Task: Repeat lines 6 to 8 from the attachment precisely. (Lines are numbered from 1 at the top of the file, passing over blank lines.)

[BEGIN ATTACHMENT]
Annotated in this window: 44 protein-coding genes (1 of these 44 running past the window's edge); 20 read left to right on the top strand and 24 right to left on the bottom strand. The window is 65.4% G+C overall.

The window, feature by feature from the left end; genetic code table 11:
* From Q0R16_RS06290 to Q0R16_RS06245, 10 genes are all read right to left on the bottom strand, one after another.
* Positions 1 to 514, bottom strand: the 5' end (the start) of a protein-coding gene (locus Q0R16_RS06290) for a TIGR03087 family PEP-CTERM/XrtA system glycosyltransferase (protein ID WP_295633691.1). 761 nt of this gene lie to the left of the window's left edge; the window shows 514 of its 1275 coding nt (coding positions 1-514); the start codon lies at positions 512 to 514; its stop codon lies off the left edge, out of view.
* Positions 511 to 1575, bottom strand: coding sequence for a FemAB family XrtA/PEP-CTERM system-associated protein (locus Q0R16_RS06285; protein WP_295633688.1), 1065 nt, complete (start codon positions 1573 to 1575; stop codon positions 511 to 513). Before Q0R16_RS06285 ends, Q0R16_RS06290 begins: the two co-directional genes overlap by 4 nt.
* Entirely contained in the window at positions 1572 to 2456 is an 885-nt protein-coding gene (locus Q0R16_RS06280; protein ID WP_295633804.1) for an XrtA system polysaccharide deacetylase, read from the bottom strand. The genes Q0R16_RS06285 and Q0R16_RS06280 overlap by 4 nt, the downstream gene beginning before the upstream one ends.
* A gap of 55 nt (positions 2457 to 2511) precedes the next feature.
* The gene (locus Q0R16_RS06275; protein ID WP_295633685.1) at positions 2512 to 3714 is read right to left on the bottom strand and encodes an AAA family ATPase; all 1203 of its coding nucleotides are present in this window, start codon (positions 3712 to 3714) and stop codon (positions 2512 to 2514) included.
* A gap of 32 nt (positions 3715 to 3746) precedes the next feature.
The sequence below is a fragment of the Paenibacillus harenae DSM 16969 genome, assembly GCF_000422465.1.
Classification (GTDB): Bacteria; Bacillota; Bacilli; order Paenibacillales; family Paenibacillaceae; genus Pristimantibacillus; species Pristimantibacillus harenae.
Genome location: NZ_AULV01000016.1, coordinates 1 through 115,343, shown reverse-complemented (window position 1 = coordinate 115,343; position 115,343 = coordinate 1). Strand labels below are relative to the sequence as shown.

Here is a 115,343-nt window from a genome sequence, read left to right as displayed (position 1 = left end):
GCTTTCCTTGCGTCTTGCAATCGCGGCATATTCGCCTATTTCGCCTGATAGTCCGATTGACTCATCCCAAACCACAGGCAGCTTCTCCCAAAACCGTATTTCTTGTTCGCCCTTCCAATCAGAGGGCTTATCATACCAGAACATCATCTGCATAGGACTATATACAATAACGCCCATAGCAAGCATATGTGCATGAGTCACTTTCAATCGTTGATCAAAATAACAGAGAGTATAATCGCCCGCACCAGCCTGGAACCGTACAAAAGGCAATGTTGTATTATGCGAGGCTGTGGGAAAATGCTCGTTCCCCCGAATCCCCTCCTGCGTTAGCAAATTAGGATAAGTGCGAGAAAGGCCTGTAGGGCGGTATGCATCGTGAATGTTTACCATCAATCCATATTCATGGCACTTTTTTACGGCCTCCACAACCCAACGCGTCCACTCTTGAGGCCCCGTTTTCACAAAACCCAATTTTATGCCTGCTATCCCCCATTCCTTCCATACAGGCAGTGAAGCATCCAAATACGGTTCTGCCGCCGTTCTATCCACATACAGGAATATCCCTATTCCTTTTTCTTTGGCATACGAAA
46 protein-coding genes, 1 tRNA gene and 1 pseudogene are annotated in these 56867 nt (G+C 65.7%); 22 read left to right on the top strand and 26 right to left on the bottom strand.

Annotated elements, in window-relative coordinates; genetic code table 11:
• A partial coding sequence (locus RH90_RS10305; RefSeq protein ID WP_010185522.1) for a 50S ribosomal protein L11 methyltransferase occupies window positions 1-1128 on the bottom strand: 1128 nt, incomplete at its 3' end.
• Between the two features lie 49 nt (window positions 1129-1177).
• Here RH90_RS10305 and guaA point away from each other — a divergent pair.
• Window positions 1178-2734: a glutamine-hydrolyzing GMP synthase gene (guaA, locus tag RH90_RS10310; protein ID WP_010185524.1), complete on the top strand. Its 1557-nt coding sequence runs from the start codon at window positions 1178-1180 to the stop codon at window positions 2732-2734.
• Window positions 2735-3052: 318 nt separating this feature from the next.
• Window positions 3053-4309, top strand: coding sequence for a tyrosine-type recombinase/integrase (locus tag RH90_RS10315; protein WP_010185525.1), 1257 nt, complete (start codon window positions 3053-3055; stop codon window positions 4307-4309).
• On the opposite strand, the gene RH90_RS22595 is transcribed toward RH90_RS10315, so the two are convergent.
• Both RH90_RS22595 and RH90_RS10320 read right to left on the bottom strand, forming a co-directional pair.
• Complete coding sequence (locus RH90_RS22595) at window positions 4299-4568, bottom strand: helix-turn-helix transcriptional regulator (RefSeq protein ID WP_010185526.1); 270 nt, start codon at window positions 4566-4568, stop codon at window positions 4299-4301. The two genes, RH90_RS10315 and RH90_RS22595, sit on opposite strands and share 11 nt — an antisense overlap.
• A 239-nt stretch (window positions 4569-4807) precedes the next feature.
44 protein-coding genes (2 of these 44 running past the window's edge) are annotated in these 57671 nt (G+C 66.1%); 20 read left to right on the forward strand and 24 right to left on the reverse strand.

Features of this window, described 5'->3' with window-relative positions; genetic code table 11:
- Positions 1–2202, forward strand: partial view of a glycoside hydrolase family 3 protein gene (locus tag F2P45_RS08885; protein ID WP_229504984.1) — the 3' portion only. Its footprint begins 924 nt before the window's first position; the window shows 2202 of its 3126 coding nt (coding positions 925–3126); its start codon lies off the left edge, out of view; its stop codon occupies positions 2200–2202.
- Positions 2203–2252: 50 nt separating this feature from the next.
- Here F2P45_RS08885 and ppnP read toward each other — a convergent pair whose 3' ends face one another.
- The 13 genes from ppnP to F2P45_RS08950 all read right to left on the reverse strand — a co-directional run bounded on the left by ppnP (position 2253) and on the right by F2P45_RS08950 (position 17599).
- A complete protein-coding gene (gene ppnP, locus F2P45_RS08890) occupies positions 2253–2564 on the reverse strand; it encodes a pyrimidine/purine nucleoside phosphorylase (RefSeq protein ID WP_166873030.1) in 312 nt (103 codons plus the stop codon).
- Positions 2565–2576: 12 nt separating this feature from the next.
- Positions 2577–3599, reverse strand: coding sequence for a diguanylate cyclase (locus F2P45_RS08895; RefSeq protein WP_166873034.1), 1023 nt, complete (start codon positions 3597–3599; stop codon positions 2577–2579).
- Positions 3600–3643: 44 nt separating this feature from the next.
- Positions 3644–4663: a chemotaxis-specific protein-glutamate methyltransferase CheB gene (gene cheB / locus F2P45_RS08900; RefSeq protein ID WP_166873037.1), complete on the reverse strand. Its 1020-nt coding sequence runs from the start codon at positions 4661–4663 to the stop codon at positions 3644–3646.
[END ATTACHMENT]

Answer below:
* Entirely contained in the window at positions 1572 to 2456 is an 885-nt protein-coding gene (locus Q0R16_RS06280; protein ID WP_295633804.1) for an XrtA system polysaccharide deacetylase, read from the bottom strand. The genes Q0R16_RS06285 and Q0R16_RS06280 overlap by 4 nt, the downstream gene beginning before the upstream one ends.
* A gap of 55 nt (positions 2457 to 2511) precedes the next feature.
* The gene (locus Q0R16_RS06275; protein ID WP_295633685.1) at positions 2512 to 3714 is read right to left on the bottom strand and encodes an AAA family ATPase; all 1203 of its coding nucleotides are present in this window, start codon (positions 3712 to 3714) and stop codon (positions 2512 to 2514) included.